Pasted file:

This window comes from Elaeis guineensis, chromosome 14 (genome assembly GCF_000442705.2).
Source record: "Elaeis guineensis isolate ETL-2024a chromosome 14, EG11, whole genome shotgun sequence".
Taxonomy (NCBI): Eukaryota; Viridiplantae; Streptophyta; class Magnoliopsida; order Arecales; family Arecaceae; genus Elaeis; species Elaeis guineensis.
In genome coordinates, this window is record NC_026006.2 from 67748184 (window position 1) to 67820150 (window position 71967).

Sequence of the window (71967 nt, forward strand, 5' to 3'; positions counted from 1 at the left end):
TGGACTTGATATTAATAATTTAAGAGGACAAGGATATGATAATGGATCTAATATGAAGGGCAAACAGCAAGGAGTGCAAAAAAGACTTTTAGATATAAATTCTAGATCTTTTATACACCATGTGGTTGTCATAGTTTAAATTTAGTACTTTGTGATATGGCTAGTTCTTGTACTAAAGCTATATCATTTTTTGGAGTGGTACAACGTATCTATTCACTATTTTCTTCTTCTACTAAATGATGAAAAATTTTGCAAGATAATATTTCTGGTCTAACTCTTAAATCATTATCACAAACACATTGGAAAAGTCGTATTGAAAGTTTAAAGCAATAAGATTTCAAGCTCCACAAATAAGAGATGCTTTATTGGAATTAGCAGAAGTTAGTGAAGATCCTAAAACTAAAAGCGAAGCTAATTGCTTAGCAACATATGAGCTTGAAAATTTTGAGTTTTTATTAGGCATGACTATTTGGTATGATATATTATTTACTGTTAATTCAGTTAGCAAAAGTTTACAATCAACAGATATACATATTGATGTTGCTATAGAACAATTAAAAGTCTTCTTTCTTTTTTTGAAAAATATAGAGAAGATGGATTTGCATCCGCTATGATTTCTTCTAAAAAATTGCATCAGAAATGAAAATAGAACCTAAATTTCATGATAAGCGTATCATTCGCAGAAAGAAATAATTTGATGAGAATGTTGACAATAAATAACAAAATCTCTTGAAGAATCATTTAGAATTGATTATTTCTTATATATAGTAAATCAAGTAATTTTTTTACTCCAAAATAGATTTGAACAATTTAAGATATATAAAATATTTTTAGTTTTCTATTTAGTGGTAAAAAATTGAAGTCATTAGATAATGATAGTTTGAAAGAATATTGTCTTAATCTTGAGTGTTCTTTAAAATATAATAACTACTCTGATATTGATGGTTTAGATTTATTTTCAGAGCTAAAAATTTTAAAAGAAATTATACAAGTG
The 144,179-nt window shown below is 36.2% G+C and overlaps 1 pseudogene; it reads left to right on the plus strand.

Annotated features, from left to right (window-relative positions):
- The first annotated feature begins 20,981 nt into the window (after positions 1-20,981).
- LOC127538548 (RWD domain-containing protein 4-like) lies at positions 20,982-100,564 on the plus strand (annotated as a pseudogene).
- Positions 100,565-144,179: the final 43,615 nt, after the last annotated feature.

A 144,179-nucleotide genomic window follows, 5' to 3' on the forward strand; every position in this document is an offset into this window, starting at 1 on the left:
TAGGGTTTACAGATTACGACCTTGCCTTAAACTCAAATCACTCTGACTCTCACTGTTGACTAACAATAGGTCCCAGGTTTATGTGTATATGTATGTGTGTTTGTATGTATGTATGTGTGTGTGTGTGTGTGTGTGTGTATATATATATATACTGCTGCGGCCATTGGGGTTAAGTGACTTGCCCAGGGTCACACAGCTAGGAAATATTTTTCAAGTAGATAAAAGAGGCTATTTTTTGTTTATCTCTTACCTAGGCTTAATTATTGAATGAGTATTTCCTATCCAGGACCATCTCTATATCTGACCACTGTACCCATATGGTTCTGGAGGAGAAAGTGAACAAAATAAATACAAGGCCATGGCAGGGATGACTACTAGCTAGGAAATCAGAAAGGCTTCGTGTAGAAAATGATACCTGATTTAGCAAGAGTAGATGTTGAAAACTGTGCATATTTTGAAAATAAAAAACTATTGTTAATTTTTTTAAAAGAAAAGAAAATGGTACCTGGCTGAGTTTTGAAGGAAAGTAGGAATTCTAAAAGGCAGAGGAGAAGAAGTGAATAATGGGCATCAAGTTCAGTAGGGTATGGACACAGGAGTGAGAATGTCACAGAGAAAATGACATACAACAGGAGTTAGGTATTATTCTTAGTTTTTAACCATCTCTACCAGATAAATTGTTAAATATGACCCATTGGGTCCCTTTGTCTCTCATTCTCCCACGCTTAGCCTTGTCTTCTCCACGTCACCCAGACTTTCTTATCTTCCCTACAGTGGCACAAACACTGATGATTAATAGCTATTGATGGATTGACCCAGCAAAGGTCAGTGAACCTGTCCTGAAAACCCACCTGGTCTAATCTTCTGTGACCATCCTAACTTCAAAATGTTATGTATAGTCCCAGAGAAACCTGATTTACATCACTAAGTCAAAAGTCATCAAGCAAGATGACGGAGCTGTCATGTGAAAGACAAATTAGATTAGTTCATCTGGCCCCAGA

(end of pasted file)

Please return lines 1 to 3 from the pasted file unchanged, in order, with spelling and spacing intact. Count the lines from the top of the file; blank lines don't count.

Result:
This window comes from Elaeis guineensis, chromosome 14 (genome assembly GCF_000442705.2).
Source record: "Elaeis guineensis isolate ETL-2024a chromosome 14, EG11, whole genome shotgun sequence".
Taxonomy (NCBI): Eukaryota; Viridiplantae; Streptophyta; class Magnoliopsida; order Arecales; family Arecaceae; genus Elaeis; species Elaeis guineensis.